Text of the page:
When I checked into the shed for my after lunch espresso at Taylor Street Baristas Nicholas was quizzing the junior staff. At first I was a little surprised. I know Simona can already do a great job of dialling in an espresso – we have a shared love of naturally washed Costa Rican coffee – so why was he questioning her about flavour profiles of different beans? Turns out Simona has an exam next week, and she was enjoying being quizzed. Taylor Street has a rigorous structured program for its baristas, and it shows. The chain has an enviable reputation – its staff are generally really friendly, always knowledgeable and most importantly great at making coffee. The company offers training courses for its customers to make better brews at home, and now has a roasting operation too, which makes quality management more important than ever.
Nicholas said the training for trainee baristas to become junior baristas was about learning how different coffees would react to different conditions, with an associated language for talking about that. It’s not just about different varieties of beans from different regions, but the water used and of of course the milk and how it’s treated. It’s not enough to know that naturally treated Ethiopian Yirgacheffe is likely to taste of blueberry yoghurt. How would it be different if it was washed, and how are characteristics different for Kenyan beans?
I was worried the exams might favour those that spoke most confidently, likely men, fast talkers and hustlers, the bullshitters. The same problem we face in tech.
But Simona, who is softly spoken, disagreed. She said she has learned more in 4 months since joining Taylor Street than the previous three years working as a barista elsewhere. Taylor Street teaches its employees craft coffee as a science – they literally get to know the science of heated milk. As Nicholas explained, many baristas can make a great cup of coffee, but the key is doing it consistently. When a great barista makes a great cup they ask themselves: “how did I do that?” So they can do it again and again and again.
Vendors and enterprises could learn a great deal from the Taylor Street approach. Yesterday I wrote On process tool and people shelfware. How are we going to achieve escape velocity for modern software development? The key is staff development and training, with a certification approach. Employees feel valued, because training is a requirement, but it leads to career development and higher pay. This all may sound rather obvious but far too many companies don’t bother with training for tech employees. It’s up to the practitioner to learn new skills, languages and frameworks. Then the company complains when employees are not up to speed with whatever technology an executive read about in a magazine on a plane. If organisations are serious about digital transformation they’re going to need to become as dedicated to on the job staff development as Taylor Street is. New tools are emerging at an incredible rate today, which puts a premium on learning new skills.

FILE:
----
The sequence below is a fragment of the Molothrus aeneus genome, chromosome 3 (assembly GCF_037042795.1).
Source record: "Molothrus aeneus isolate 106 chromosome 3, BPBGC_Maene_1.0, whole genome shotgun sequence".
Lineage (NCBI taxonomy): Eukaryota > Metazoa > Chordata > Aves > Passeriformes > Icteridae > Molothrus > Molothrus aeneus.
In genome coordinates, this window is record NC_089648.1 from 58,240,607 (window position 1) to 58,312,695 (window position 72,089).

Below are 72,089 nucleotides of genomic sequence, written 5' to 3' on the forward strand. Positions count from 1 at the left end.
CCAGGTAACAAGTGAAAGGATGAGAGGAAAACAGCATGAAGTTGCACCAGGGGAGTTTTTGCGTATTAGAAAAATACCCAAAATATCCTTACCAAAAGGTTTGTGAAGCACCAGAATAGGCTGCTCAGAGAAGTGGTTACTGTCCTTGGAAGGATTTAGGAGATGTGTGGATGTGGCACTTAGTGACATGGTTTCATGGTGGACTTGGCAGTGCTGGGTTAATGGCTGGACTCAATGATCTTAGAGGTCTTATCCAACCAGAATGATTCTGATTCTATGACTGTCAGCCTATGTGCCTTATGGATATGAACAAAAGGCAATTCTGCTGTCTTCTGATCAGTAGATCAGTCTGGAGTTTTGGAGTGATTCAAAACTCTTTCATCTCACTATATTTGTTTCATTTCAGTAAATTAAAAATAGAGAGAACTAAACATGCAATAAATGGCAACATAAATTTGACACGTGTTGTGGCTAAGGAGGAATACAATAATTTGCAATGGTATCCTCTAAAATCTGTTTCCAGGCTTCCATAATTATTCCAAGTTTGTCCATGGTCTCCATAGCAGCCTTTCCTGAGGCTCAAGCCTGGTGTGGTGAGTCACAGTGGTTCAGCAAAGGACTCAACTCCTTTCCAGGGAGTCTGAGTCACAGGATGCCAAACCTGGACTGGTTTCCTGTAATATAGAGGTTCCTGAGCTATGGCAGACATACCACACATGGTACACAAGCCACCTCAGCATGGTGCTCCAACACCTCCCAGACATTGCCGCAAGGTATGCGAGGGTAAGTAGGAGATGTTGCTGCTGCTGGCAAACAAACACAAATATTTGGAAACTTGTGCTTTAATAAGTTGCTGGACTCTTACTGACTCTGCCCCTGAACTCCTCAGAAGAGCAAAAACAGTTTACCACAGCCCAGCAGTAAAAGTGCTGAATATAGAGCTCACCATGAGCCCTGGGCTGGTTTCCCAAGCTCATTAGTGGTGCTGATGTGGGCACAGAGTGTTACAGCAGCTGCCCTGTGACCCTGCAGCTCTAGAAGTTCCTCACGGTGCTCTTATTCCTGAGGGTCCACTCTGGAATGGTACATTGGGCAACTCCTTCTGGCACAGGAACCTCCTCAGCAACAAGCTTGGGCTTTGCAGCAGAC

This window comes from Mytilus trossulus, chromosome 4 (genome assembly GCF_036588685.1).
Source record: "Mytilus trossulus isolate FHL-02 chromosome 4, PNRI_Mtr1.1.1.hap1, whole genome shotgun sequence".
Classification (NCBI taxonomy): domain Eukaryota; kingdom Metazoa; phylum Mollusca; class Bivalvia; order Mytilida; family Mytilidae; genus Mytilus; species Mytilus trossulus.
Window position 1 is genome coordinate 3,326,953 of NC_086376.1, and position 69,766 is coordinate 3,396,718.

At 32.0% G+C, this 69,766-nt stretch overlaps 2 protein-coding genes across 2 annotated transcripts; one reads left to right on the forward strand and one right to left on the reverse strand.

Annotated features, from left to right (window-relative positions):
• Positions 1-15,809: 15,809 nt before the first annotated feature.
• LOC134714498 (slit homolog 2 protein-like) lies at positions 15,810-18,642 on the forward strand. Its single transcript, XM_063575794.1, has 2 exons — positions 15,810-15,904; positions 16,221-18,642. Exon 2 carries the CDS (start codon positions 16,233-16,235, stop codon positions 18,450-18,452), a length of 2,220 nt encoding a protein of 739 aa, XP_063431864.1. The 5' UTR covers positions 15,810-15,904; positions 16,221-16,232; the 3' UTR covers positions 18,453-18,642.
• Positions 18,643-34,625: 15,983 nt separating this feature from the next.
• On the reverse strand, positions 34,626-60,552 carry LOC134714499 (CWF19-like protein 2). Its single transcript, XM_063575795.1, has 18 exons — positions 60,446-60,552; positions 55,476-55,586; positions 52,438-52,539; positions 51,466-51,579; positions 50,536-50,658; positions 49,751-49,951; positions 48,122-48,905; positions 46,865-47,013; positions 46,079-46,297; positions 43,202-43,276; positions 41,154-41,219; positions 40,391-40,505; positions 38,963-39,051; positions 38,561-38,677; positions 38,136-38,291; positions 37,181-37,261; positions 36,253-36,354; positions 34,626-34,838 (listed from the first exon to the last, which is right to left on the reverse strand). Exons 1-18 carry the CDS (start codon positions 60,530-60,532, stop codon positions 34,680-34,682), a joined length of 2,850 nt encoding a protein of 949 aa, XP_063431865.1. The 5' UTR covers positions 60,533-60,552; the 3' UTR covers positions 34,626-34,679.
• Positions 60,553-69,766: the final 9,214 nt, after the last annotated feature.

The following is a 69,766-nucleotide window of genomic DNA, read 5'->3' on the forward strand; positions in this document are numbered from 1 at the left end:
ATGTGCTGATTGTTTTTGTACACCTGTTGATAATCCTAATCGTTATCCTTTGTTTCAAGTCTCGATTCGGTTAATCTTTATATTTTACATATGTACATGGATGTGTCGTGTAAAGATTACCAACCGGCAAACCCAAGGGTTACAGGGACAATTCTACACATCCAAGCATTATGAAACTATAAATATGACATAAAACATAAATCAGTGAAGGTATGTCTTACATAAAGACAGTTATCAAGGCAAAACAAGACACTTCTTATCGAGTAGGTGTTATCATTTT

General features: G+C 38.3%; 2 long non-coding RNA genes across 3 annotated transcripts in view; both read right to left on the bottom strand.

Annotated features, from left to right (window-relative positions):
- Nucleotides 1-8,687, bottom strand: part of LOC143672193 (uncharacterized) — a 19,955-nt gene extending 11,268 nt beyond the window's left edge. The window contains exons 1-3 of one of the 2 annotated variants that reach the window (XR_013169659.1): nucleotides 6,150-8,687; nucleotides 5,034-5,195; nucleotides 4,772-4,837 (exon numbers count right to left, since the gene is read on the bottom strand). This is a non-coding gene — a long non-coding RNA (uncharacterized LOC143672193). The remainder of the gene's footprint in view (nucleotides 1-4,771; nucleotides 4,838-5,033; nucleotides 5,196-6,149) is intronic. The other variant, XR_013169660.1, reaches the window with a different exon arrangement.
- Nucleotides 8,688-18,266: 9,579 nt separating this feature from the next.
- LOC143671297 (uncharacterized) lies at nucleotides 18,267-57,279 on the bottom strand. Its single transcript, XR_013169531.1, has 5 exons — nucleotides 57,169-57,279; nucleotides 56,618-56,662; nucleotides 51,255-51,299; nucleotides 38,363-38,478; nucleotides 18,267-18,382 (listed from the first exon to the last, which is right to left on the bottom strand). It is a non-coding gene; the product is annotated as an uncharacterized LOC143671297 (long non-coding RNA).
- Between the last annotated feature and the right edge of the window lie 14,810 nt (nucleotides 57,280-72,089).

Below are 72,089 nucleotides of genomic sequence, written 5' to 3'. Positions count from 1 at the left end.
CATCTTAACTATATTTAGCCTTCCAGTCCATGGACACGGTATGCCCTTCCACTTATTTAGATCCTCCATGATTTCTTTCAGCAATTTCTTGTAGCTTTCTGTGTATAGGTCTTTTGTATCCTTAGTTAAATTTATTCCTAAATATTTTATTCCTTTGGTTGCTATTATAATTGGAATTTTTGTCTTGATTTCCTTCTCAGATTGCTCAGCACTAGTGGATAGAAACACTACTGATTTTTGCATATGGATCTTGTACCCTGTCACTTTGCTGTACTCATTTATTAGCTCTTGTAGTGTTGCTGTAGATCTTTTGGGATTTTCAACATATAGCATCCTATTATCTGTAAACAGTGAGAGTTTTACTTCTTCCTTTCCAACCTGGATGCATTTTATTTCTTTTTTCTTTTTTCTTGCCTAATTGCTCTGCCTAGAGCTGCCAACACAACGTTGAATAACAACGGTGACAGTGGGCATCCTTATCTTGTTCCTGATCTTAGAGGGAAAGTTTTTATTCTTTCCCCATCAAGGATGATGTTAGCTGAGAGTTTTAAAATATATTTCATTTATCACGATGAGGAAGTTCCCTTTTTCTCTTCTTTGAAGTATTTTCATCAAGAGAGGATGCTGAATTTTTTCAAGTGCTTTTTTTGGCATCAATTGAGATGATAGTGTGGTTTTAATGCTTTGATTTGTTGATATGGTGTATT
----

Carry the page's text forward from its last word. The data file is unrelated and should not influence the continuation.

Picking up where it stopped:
Taylor Street doesn’t just focus on its own internal programs – it looks for external validation for example by encouraging its baristas to apply for competitions like the UK Barista Championship, and then helping them rehearse. That’s like encouraging your employees to go out to meetups, and giving them some budget to attend, or buy the snacks or drinks.
Obviously some coffee places don’t have this kind of dedication to the craft, but then, their coffee isn’t as good, and their employees aren’t as fired up. I have been getting coffee from the shed for about seven or eight years, and Fanny and Jen are still working there (though The Franklys are currently touring. Great band, you should check them out), so staff retention is obviously pretty good.
Good luck next week Simona – I know you’ll pass, especially with a great mentor like Nicholas.
This post is for my esteemed colleague Marcia, who always loves it when I write about what tech can learn from other businesses.